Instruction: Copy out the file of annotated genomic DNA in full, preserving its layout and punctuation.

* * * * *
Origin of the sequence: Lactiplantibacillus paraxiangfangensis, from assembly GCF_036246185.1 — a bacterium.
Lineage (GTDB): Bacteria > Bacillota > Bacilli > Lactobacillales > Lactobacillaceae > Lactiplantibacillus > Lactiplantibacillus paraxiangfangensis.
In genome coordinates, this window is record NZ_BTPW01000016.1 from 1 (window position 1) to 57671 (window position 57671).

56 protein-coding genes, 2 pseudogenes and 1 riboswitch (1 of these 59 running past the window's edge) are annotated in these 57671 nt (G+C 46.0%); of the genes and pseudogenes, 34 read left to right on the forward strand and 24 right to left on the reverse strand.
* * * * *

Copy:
Origin of the sequence: Lactiplantibacillus paraxiangfangensis, from assembly GCF_036246185.1 — a bacterium.
Lineage (GTDB): Bacteria > Bacillota > Bacilli > Lactobacillales > Lactobacillaceae > Lactiplantibacillus > Lactiplantibacillus paraxiangfangensis.
In genome coordinates, this window is record NZ_BTPW01000016.1 from 1 (window position 1) to 57671 (window position 57671).

56 protein-coding genes, 2 pseudogenes and 1 riboswitch (1 of these 59 running past the window's edge) are annotated in these 57671 nt (G+C 46.0%); of the genes and pseudogenes, 34 read left to right on the forward strand and 24 right to left on the reverse strand.